Early Years: 1932-39
Reports in the 1930s
In 1933, Dr. Richard Fuller opened the doors to the Seattle Art Museum (previously known as the Art Institute of Seattle) at its new home in Volunteer Park. In spite of many stresses and roadblocks - from geographic isolation in the far reaches of the Pacific Northwest, from high shipping expenses for exhibitions, from a global economic depression - the museum sought to alleviate those stresses by acting as a form of cultured recreation and diversion. Dr. Fuller, a geologist with no museum director experience, was forthcoming about his struggle as an “amateur”:
I have had many people comment on what fun I must be having, but, personally, I must admit that I have accepted the responsibilities which the task imposes in a more serious vein than, perhaps, is wise. As an amateur, one has the advantage of not being bound by convention, but, at the same time, a lack of experience causes one to feel one's way more carefully in trying to arrive at a logical conclusion of the innumerable small problems that must be encountered in attempting to establish a new enterprise. (1932-33)
SAM's doors were open, but work was still in progress on the iconic Volunteer Park building, designed by architects Bebb & Gould and Peder Gjarde, well into the middle of the decade. Even as he oversaw the completion of the physical museum, Dr. Fuller curated exhibitions throughout this period, though often lamenting the perceived lack of public appreciation. These early reports are characterized largely by Dr. Fuller’s frank, conversational tone as he appraises the success (or lack thereof) of exhibits and the art on view:
Much adverse criticism, however, is due to a lack of understanding on the part of the public, but, on the other hand, some is unquestionably justified. The present pursuit of originality undoubtedly results in the perpetration of crimes in the name of art, but it also is certainly productive of creative talent, which, however, will probably fail to be publicly acclaimed, until time has sanctioned it. Then, with as little reason, the work of the approved artist will probably be universally accepted by the public on the strength of the signature, rather than on its merits as an individual creation. (1935)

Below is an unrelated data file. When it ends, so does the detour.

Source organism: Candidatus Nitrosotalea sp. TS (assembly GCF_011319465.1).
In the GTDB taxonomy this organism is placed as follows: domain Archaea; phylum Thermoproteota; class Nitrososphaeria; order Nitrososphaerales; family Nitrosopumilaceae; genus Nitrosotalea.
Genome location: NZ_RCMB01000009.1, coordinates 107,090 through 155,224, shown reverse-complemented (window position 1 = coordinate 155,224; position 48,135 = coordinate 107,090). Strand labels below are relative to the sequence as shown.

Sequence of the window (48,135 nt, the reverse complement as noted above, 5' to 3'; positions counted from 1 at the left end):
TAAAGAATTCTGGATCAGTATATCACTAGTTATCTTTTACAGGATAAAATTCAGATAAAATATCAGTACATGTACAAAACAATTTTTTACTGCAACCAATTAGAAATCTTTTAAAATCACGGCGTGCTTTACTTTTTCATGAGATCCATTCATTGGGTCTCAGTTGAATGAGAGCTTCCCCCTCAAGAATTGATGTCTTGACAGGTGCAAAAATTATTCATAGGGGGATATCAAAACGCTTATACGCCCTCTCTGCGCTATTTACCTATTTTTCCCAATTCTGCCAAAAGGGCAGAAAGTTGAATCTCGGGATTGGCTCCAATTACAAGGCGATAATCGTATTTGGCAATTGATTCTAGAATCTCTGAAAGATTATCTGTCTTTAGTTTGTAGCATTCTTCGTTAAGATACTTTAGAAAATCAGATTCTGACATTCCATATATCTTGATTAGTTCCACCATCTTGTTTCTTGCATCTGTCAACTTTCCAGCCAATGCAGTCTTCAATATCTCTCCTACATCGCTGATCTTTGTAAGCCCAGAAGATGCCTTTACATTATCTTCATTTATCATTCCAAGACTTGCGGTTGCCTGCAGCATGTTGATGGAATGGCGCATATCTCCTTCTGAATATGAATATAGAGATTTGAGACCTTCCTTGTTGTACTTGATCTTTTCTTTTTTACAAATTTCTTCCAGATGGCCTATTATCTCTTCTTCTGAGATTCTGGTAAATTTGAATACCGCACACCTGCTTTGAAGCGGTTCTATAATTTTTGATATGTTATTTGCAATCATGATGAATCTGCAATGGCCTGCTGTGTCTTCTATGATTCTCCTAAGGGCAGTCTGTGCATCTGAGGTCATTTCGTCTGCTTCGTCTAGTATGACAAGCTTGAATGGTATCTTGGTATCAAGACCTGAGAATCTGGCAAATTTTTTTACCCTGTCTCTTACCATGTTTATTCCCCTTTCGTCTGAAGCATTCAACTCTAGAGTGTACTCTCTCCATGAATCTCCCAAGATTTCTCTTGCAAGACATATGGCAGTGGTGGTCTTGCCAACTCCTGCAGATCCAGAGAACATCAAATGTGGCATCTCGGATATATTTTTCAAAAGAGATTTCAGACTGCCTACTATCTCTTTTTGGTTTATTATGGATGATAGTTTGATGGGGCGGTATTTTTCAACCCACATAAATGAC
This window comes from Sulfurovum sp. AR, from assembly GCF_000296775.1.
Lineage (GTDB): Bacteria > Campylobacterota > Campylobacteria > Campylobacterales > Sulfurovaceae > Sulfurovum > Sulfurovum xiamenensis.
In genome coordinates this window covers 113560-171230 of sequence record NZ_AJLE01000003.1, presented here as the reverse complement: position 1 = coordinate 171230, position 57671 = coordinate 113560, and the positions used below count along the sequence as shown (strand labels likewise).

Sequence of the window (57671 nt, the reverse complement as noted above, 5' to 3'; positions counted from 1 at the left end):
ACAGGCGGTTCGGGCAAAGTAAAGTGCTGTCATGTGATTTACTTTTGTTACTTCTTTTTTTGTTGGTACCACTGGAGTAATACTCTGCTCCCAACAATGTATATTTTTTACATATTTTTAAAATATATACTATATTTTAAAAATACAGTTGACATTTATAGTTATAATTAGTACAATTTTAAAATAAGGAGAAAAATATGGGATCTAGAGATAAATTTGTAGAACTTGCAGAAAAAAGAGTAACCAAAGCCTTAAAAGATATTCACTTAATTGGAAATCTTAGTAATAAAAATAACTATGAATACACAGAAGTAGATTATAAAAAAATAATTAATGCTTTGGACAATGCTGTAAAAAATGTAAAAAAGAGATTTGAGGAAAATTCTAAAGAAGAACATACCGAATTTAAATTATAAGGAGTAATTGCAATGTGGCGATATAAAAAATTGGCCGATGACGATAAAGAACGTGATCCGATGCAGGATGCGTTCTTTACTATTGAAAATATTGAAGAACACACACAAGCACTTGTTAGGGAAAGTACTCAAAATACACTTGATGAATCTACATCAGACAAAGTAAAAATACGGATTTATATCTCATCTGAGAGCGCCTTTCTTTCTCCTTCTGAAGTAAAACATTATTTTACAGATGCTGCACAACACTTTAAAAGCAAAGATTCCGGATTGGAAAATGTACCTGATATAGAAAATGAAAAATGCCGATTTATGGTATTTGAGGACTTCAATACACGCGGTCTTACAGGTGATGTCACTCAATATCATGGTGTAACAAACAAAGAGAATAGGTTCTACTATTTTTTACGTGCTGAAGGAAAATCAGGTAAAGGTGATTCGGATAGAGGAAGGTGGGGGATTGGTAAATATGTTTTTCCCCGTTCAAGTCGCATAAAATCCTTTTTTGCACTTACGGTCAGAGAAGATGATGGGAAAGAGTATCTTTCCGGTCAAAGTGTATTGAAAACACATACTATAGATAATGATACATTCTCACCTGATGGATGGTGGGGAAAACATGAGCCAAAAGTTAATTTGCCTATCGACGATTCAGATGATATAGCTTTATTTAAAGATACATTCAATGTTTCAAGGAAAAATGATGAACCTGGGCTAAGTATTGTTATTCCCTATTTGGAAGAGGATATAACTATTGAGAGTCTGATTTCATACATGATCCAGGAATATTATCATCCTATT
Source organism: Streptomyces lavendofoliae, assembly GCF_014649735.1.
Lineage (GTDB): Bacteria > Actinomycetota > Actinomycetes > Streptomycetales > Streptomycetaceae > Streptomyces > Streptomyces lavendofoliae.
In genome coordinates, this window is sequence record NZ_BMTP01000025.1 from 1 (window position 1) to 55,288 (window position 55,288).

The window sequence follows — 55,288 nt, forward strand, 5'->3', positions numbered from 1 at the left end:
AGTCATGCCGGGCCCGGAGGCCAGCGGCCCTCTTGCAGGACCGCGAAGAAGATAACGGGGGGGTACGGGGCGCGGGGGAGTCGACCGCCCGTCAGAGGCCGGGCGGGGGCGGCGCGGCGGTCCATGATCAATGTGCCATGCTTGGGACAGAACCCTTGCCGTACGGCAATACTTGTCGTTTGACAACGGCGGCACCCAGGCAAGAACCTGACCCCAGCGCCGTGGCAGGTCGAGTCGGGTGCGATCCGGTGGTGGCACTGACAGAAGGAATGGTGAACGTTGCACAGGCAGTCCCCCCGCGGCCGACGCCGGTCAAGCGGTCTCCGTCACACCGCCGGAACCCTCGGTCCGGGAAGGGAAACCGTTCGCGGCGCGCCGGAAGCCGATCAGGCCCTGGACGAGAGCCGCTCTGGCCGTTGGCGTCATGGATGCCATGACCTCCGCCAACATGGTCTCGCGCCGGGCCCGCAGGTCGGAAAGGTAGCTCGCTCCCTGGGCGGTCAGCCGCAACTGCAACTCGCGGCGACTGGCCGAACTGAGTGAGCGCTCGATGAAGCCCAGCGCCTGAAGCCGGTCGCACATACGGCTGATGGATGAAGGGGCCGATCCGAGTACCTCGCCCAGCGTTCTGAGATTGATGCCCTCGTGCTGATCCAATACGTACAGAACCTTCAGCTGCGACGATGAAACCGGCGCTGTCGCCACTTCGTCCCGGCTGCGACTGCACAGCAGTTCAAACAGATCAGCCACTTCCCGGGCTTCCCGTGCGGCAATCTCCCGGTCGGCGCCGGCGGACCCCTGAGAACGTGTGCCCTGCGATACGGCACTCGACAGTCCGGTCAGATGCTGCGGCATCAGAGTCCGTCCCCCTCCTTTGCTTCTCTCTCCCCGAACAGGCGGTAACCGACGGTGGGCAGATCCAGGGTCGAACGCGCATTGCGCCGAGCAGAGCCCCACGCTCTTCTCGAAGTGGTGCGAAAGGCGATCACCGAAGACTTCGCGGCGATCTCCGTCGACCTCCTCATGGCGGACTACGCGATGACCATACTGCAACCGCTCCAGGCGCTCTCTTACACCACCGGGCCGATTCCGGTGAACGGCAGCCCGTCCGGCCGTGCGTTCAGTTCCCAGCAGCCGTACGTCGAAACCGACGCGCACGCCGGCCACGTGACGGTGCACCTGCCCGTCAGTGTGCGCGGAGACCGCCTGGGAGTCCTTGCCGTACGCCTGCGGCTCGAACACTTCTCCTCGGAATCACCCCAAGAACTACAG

Dr. Fuller hoped to establish Seattle as an international center for culture while promoting “recreation, inspiration, and education” of the public through the exhibition and display of the works he had painstakingly collected over the years. The Education Department was an important fixture in museum programming, and was responsible for scheduling and presenting many lectures, tours, and radio programs for the benefit of schools, private organizations, and the general public. Outside of specific programming, there was a focus on the educational merits of the collection, particularly regarding a collection of some 500 European facsimiles. While unconventional today, Dr. Fuller was excited about the educational opportunity afforded by showing these facsimiles:
[...]in consequence we will be able to show the historical development of European art by successive exhibitions. By adopting this policy, we are again defying the established precedent of basing the worthiness of museum material on the very insecure foundation of its financial value. An honest facsimile is not in danger of being condemned as spurious and, at the same time, aside possibly from slight deviations in color, it does not leave the spectator in doubt as to the extent that it may have been altered either by the enthusiasm or the inability of the copyist...As a rule, in this country, any photographic reproductions are classed as merely educational material and considered unworthy of public display, and yet the education of the general public is, undeniably, one of the primary functions of museums, although, all too often, the public considers them only as repositories for costly material. (1932-33)
Dr. Fuller also noted, however, that the collection was sure to improve over time: "During the process of accumulation, one's experience gradually raises one's standard. Later additions to the collection are sure to render some of the earlier accessions superfluous" (1932-33). The self-described amateur was learning to navigate the world of curation through the very act of building SAM's collection. While much of the earliest "permanent" collection followed Dr. Fuller’s personal collecting interest in Asian art (because as Dr. Fuller describes, "to many [art] can speak more eloquently than words of the history and culture of foreign lands" 1933), local Northwest artists were also represented in exhibitions and aquisitions, including the work of art students at the University of Washington. Dr. Fuller would eventually attempt to become “extremely catholic” in his selection of works in order to “appeal to broader public tastes,” making "a point of interspersing in our schedule each month material that is sufficiently literal to be enjoyed by the uninitiated" (1937) to encourage museum membership.
SAM was new to Seattle's burgeoning cultural landscape, but was already becoming an important part of the community.